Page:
the right business model to beat recession
certainly makes business management difficult however choosing the
right business model can make it easy.
The economic slowdown has affected all the business sectors, even the
major drug manufacturers like Dr Reddy’s Laboratories,
Wockhardt and Biocon have not been spared. The new start-ups and the
mid-sized companies felt the greatest sting. The numbers may be small
but the trend of small start-ups closing down in the recent past can
lead to a much feared catastrophe of stagnation. The reasons for
setback could be attributed to lack of focus, lack of marketing skills
or lack of cash flow into their venture.
A lot of start-up biotech companies dig their own grave much before
they commence their operations. This coupled with lack of proper focus
and planning ultimately leads to their premature death.
According to Sandeep Saxena, founder and CEO, Acton Biotech, Pune,
“Many biotech companies burn a lot of cash right from the
word go. We often see that from the very beginning, these small
start-ups make huge investments, employ a lot of people and sales force
with a hope that their business will pick up with such heavy
investments. Hiring highly skilled sales force from reputed institutes
has its benefits but that can be a hitch at times. Due to their high
qualifications, these employees demand for higher salaries and perks
that can drain out a lot of cash from the company. Moreover despite
this many a time the sales force lacks marketing capabilities. Many
companies have a sound technological team but fail to put in place a
strong marketing and sales team.”
Dr Rama Mukherjee, managing director, Ara Healthcare, Gurgaon, said,
“Outsourcing of work to India is not going to stop, but it
will reduce. Ara Healthcare has been working on a number of molecules
because that is the best way to keep a multi-disciplinary scientific
team engaged. Companies today are having equity or valuation problem,
with share values of some of the best companies dropping. Getting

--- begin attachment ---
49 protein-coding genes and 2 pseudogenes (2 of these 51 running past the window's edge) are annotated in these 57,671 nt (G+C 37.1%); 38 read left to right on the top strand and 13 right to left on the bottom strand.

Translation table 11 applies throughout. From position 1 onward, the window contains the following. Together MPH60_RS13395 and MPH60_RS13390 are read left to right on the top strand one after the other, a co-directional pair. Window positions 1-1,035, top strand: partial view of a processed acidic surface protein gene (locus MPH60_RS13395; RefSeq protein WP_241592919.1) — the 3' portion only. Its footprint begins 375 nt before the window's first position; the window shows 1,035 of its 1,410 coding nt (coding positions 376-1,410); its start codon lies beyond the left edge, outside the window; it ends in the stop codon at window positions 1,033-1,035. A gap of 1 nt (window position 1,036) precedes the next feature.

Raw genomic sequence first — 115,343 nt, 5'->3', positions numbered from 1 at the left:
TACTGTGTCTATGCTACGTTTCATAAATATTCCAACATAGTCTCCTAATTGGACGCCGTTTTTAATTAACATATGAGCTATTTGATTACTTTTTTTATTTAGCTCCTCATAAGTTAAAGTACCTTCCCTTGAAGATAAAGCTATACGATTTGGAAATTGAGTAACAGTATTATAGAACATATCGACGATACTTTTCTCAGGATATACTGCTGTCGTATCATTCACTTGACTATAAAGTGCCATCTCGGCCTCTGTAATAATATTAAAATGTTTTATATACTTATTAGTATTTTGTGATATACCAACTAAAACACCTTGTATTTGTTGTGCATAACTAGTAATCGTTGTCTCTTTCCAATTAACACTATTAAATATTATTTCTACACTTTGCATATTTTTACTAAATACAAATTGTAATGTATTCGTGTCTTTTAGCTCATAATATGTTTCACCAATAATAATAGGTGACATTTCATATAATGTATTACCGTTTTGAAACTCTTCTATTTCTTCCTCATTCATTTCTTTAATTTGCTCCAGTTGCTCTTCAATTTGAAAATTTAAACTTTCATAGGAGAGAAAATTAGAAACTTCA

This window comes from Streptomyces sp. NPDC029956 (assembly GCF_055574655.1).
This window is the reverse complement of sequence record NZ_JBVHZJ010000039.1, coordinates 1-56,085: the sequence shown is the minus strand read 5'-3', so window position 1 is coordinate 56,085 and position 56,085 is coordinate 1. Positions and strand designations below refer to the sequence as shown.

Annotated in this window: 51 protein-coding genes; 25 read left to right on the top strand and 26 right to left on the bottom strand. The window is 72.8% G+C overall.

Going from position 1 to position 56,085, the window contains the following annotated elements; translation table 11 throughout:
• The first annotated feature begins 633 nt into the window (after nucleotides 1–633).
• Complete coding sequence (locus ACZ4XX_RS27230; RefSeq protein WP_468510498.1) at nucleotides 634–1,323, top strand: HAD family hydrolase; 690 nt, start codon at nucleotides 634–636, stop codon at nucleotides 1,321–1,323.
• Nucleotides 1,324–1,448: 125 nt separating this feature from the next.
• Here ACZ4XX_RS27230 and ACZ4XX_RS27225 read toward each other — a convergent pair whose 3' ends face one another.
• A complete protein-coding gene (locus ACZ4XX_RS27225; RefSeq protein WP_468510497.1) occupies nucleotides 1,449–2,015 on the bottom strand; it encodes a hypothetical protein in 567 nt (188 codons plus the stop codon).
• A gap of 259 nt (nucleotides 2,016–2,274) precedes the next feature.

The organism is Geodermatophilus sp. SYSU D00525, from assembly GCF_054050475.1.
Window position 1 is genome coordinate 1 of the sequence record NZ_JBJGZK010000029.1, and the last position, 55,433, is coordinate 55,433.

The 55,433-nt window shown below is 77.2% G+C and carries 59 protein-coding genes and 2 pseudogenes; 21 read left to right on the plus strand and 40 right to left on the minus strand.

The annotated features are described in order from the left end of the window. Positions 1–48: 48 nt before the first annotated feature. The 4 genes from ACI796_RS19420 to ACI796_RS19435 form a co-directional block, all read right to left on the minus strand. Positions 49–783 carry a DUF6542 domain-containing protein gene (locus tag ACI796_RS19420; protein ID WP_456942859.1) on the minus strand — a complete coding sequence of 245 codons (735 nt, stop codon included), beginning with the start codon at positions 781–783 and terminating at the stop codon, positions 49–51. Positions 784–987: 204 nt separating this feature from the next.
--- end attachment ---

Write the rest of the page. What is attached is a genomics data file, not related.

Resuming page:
equity at the right value of the company is difficult. The government
agencies have been very helpful. We are expecting positive signs from
Biotechnology Industry Partnership Program (BIPP), this along with
contract research in cloning and expression of recombinant proteins
will keep our revenues afloat. Our diagnostic services are our biggest
revenue generator. We might be facing an economic downturn right now, I
am sure that in another six months time the situation will
The available capital to fund biotech companies has all dried up. Many
companies are drastically cutting their budgets and freezing
investments in order to preserve their capital to focus on their most
promising projects that have the shortest path to market. Several other
companies kick start without any focus on their business plan and
invest their eggs in many baskets. “Biotech companies start
with something, then get a better related opportunity and move to that,
leaving the first objective incomplete. This is coupled with launching
their products without understanding the dynamics of the market. So, it
is very important to take inputs from customers in order to have a
better understanding of the market,” opined Saxena.
The main hurdle for a biotech company is the financial support. Many
companies close down mid way because there is no financial backing for
their ambitious plans and in India the concept of venture capital (VC)
is not popular.
With respect to start-ups or early stage biotech companies, there can
be several general as well as company-specific reasons for this crisis
situation. According to Anand Daga, founder and managing director,
Aumgene Biosciences, Surat, some of the significant reasons are:
The ideal model
- Disparity in commitment levels of the management team
and/or company founders, particularly in the early stage of the company
when the cost and time involved in product development are
overwhelming. To withstand this all the team members must be willing to
go not just one but several extra miles.
- Faulty or poor assessment of risk involved in the venture.
Many start-up companies miscalculate the time and resources required
for product development, regulatory clearances, and manufacture, market
and sell biotech products. So even if the management team is strong and
committed they run out of gas to cover the extra miles.
- Choosing a wrong financial partner. This may be a venture
capital or angel investor or any partnering company that does not
understand biotech or is not as long term committed as the entrepreneur.
Experts opine that issues in cash flow occur because the industry is
not well versed with the art of saving despite the fact that a biotech
venture requires a huge amount of investment than any other industry.
“Companies should gear themselves up to have their beginnings
from a garage where they can save a lot and use up those savings for
buying further material,” observed Saxena.
Though many have been concentrating on cost reduction, a few others
have been exploring all opportunities and focusing on innovation